Grand Mufti of Kazakhstan supports organ donation after death 16 января 2014, 17:48
- Found a bug?
- Select it and press Ctrl + Enter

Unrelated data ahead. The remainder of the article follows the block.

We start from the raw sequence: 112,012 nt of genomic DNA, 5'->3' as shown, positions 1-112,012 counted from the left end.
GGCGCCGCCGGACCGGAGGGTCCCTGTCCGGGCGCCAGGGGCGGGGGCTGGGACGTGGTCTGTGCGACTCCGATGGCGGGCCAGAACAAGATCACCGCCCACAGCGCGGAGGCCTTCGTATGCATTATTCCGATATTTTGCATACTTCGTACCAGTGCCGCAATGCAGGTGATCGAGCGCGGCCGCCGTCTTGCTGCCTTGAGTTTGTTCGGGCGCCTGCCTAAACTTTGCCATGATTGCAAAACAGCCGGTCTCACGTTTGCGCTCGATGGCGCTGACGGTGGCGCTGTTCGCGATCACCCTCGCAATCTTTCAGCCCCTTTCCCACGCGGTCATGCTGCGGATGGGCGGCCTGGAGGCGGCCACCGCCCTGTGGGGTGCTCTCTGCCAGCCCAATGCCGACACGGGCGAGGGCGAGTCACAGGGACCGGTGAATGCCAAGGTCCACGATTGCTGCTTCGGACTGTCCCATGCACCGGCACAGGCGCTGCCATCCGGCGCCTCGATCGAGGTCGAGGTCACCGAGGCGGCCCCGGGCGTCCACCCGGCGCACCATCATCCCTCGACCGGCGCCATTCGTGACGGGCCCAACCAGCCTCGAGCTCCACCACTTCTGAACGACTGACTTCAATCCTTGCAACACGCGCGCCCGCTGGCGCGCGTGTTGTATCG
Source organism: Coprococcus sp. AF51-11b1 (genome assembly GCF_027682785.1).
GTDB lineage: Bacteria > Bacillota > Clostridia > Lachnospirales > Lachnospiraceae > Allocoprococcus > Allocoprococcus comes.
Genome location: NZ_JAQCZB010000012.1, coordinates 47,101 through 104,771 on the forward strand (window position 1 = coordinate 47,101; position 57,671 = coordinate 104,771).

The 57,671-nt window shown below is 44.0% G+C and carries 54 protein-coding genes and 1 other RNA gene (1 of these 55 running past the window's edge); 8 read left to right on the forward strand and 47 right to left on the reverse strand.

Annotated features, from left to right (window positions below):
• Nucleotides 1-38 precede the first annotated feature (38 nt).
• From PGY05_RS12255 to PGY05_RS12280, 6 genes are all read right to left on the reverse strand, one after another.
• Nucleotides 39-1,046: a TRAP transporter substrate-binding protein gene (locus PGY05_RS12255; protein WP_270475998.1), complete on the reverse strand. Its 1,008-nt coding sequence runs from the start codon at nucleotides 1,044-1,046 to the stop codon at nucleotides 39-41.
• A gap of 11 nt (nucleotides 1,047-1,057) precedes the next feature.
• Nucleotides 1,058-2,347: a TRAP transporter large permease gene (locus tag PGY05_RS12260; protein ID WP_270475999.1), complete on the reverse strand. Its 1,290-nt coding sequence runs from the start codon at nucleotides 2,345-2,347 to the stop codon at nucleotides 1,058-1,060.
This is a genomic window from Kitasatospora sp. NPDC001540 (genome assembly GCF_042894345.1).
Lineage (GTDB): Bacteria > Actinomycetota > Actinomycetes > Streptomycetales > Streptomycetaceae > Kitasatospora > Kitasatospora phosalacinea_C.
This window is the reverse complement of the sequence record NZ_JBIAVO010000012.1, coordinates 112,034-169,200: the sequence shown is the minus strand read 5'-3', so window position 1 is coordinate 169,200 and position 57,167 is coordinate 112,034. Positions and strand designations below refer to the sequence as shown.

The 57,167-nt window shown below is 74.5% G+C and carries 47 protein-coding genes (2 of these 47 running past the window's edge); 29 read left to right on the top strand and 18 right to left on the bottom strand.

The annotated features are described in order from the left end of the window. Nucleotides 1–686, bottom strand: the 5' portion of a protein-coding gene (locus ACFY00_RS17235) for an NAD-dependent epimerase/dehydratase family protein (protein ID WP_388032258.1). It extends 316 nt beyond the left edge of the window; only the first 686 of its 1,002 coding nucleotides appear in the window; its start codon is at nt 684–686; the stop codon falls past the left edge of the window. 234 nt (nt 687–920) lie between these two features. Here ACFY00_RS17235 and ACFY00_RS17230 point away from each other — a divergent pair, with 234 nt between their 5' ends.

The Grand Mufti supports organ donation in Kazakhstan, Acting Deputy Director of the Syzganov National Research Center of Surgery Yerbol Shakhiev said at a press conference in Almaty, Tengrinews reports. According to Shakhiev, the level of development of transplantation is a indicator of the overall level of healthcare in Kazakhstan. Turkish surgeons from the Adzibadem Clinic were among the surgeons who came to Kazakhstan to teach the local surgeons. What makes this cooperation so important is that Turkey is a predominantly Muslim country, like Kazakhstan, but organ donation after death is much more common in Turkey. Statistically, there are around 5000 people in Kazakhstan who are in need for organ transplantation. 3000 people require kidney transplantation, 1000 needs liver transplantation and 800 people have a need for “a new” heart. Doctors from the Syzganov Center believe that Kazakhstan lacks donors largely because quite few translation surgeries are made. “Lack of donors is a big problem in our country, that is why when it comes to liver or kidney, in most cases, we made transplantations from the living relatives. It means that a relative of the patient becomes a volunteer donor,” said Dr. Daniyar Toksanbayev. His colleague, Dr. Nikolai Ten pointed out that Spain had the highest level of organ donations with 40 donors per one million. “If we could reach such a level, we would have 500 volunteers. One donor can save 5 or even 6 lives" after death, said Dr. Ten. According to the doctors, all in all there were only three cases of organ donation after death in Kazakhstan; one is Almaty and two in Astana. Dr. Shakhiev says that many Kazakhstanis refuse to donate organs after death and many of them refuse because of their religious views. However, the doctors believes that donation after death is not connected to any religion. The major exceptions are three religions that ban organ donation after death to help the sick. They are Jehovah’s Witnesses, Christian Scientists and Shintoists. For Jehovah’s Witnesses the major issue in organ donation is the movement of blood from one person to another. In this case they require organs to be drained of blood. Christian Scientists promote philosophical radicalism and believe in healing through prayers and mediation. The Shinto faith considers a dead body to be impure and that is why they oppose organ transplantation. Organ donation after death is very rare in Japan. “Basically, every religion is focused in making sure the humanity lives on. We had a meeting with the Grand Mufti of Kazakhstan Yerzhan khadzhi Malgazhiuli who wholeheartedly agrees that organ donation after death has to be developed in Kazakhstan. Sometimes we face a blunt and aggressive refusal that does not have any solid ground. In most refusal cases, people refer to religion, but it is out of ignorance,” said Dr. Shaikhiev. He added that in European practice, a person who refuses organ donation is later denied transplantation. “We do not want to resort to 'shock therapy' methods. That is why we strive to gradually change people’s perceptions. All mosques in Kazakhstan will be explaining to people that Allah is not against organ donation and it is essential to help other people,” said Dr. Shaikhiev. He noted that any wild guesses about sales of donated organs were groundless. “Such fears are unreasonable. We received such requests, but we have denied the all, because it its illegal. The deed should be volunteer and selfless. Organ donation in Kazakhstan mustn’t be connected to sales,” said the Doctor. The Islamic law emphasizes the importance of preservation of human life. “The general rule that 'necessities permit the prohibited' (al-darurat tubih al-mahzurat), has been used to support human organ donation with regards to saving or significantly enhancing a life of another providing that the benefit outweighs the personal cost that has to be borne,” says the Islam and Organ Donation guide. In accordance with Islamic views, organ donation should be free of charge and completely voluntary.